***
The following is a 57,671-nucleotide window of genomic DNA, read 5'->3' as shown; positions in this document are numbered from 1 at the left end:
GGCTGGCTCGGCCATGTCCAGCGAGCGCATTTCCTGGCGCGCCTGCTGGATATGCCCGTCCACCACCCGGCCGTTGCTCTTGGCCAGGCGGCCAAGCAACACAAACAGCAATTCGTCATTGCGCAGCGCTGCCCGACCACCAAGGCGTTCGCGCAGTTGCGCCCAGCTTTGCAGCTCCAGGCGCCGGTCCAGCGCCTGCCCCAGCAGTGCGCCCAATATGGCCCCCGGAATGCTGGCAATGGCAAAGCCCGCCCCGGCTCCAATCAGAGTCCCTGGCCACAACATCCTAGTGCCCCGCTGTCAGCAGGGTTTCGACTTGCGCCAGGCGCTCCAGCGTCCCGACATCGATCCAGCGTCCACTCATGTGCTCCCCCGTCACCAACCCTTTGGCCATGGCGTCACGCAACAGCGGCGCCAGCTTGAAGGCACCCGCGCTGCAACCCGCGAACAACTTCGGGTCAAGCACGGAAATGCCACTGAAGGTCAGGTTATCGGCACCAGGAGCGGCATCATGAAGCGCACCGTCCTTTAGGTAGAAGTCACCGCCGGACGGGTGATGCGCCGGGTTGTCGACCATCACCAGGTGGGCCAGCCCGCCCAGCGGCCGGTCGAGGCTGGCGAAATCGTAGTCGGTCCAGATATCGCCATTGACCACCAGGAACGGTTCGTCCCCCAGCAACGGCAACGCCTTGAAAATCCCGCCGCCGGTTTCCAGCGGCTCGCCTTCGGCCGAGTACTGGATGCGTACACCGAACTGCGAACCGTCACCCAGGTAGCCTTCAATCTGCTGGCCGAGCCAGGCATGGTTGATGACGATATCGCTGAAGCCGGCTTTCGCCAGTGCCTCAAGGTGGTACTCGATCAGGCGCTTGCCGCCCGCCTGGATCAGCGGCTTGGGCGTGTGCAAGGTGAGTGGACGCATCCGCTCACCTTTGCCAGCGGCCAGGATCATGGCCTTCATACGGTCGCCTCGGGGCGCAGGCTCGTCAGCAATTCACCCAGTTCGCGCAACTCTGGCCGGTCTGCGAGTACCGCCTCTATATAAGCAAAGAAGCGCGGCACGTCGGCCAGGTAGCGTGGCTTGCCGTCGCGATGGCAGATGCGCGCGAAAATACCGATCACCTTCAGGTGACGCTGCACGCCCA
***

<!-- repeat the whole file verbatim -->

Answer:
The following is a 57,671-nucleotide window of genomic DNA, read 5'->3' as shown; positions in this document are numbered from 1 at the left end:
GGCTGGCTCGGCCATGTCCAGCGAGCGCATTTCCTGGCGCGCCTGCTGGATATGCCCGTCCACCACCCGGCCGTTGCTCTTGGCCAGGCGGCCAAGCAACACAAACAGCAATTCGTCATTGCGCAGCGCTGCCCGACCACCAAGGCGTTCGCGCAGTTGCGCCCAGCTTTGCAGCTCCAGGCGCCGGTCCAGCGCCTGCCCCAGCAGTGCGCCCAATATGGCCCCCGGAATGCTGGCAATGGCAAAGCCCGCCCCGGCTCCAATCAGAGTCCCTGGCCACAACATCCTAGTGCCCCGCTGTCAGCAGGGTTTCGACTTGCGCCAGGCGCTCCAGCGTCCCGACATCGATCCAGCGTCCACTCATGTGCTCCCCCGTCACCAACCCTTTGGCCATGGCGTCACGCAACAGCGGCGCCAGCTTGAAGGCACCCGCGCTGCAACCCGCGAACAACTTCGGGTCAAGCACGGAAATGCCACTGAAGGTCAGGTTATCGGCACCAGGAGCGGCATCATGAAGCGCACCGTCCTTTAGGTAGAAGTCACCGCCGGACGGGTGATGCGCCGGGTTGTCGACCATCACCAGGTGGGCCAGCCCGCCCAGCGGCCGGTCGAGGCTGGCGAAATCGTAGTCGGTCCAGATATCGCCATTGACCACCAGGAACGGTTCGTCCCCCAGCAACGGCAACGCCTTGAAAATCCCGCCGCCGGTTTCCAGCGGCTCGCCTTCGGCCGAGTACTGGATGCGTACACCGAACTGCGAACCGTCACCCAGGTAGCCTTCAATCTGCTGGCCGAGCCAGGCATGGTTGATGACGATATCGCTGAAGCCGGCTTTCGCCAGTGCCTCAAGGTGGTACTCGATCAGGCGCTTGCCGCCCGCCTGGATCAGCGGCTTGGGCGTGTGCAAGGTGAGTGGACGCATCCGCTCACCTTTGCCAGCGGCCAGGATCATGGCCTTCATACGGTCGCCTCGGGGCGCAGGCTCGTCAGCAATTCACCCAGTTCGCGCAACTCTGGCCGGTCTGCGAGTACCGCCTCTATATAAGCAAAGAAGCGCGGCACGTCGGCCAGGTAGCGTGGCTTGCCGTCGCGATGGCAGATGCGCGCGAAAATACCGATCACCTTCAGGTGACGCTGCACGCCCA